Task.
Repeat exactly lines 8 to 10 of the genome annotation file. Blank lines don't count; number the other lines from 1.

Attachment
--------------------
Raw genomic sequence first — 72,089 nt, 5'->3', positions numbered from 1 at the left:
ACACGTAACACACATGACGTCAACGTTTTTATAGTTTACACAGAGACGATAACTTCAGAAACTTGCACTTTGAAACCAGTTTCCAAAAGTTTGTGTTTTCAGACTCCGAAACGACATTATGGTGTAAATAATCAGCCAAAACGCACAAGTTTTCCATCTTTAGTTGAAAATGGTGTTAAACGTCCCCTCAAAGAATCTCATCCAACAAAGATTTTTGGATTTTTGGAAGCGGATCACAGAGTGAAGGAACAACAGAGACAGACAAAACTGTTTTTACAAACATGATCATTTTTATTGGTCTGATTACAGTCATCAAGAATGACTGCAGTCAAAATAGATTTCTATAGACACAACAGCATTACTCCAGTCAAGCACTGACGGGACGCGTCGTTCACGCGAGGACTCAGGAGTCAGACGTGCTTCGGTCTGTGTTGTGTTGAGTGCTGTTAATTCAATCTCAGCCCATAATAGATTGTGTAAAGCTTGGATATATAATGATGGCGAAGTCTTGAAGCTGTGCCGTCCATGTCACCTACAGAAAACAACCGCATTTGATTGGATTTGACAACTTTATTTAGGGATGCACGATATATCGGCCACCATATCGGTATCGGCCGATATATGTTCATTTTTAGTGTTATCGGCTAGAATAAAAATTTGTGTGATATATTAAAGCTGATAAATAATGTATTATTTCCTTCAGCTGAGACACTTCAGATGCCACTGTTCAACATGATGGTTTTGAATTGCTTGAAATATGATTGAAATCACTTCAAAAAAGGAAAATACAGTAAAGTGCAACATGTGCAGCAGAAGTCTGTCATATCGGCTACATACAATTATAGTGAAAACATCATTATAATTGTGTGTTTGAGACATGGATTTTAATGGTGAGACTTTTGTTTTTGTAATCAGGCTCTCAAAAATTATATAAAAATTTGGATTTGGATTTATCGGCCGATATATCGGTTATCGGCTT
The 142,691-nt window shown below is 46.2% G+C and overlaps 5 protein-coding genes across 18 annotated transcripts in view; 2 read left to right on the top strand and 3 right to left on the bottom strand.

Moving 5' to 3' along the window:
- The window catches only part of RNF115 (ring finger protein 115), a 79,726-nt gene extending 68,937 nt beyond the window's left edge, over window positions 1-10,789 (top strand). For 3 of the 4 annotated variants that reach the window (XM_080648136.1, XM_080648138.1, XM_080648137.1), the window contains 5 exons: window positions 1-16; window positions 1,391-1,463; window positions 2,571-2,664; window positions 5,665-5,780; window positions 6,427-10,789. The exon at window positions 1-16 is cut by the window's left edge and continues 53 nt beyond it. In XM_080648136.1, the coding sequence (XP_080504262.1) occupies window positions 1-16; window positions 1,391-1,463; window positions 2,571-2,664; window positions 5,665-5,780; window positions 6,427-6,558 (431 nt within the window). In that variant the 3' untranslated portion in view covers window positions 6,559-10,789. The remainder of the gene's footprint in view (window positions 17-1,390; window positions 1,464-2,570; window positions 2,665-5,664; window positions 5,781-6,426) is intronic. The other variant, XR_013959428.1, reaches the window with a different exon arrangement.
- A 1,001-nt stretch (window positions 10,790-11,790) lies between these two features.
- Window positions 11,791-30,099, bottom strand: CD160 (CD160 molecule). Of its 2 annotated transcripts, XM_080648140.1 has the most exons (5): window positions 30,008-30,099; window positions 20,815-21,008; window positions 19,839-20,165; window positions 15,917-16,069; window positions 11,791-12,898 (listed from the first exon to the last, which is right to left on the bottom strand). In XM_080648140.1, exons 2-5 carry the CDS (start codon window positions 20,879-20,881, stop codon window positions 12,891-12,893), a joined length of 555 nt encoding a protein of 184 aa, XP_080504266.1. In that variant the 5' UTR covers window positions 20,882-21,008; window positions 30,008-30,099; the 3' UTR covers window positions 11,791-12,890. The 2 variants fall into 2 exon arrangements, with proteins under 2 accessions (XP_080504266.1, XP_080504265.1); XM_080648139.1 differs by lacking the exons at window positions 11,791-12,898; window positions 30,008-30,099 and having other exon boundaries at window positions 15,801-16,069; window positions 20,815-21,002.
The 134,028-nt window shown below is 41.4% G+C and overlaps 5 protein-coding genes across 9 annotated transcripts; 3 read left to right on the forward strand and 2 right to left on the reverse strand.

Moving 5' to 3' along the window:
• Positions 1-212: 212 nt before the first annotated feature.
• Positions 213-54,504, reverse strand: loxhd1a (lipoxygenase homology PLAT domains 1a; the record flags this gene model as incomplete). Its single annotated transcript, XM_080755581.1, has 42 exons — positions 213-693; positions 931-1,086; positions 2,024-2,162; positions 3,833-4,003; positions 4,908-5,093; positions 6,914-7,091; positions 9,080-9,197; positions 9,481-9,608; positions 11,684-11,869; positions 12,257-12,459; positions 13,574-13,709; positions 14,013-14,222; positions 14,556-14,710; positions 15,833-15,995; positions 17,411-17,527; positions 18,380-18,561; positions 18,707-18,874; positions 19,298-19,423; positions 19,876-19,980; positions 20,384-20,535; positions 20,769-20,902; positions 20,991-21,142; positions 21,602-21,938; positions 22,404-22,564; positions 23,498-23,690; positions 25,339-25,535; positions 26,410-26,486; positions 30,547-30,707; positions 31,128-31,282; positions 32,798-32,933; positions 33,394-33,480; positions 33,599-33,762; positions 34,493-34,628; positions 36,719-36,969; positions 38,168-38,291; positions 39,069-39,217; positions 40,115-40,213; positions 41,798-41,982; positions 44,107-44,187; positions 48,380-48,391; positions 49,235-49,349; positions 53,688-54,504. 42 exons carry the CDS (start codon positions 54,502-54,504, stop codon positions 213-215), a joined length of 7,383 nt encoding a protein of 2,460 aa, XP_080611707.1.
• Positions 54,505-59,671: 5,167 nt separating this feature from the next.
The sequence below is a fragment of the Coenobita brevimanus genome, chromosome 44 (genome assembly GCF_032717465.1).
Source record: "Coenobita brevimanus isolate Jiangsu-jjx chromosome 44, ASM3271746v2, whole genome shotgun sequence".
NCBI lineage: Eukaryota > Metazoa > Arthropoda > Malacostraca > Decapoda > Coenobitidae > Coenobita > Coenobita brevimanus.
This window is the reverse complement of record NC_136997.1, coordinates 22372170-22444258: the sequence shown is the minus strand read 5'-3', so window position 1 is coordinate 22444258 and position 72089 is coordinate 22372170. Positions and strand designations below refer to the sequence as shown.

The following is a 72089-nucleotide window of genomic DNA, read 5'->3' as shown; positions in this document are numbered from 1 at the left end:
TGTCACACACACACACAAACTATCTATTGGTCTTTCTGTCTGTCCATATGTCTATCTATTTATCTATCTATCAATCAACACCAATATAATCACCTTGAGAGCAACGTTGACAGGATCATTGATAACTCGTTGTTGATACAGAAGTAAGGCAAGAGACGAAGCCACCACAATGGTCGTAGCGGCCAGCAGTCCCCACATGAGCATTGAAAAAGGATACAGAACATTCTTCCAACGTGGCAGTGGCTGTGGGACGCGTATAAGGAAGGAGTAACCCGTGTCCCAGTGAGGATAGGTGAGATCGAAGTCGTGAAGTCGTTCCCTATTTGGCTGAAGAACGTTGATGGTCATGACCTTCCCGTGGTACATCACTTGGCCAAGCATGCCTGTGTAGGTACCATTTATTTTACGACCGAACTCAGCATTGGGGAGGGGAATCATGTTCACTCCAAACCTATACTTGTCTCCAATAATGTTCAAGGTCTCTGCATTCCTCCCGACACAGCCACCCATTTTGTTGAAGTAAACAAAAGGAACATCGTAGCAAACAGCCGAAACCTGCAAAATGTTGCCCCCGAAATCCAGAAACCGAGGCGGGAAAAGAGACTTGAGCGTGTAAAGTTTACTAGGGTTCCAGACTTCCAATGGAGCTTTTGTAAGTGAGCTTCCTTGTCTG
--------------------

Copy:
The 134,028-nt window shown below is 41.4% G+C and overlaps 5 protein-coding genes across 9 annotated transcripts; 3 read left to right on the forward strand and 2 right to left on the reverse strand.

Moving 5' to 3' along the window:
• Positions 1-212: 212 nt before the first annotated feature.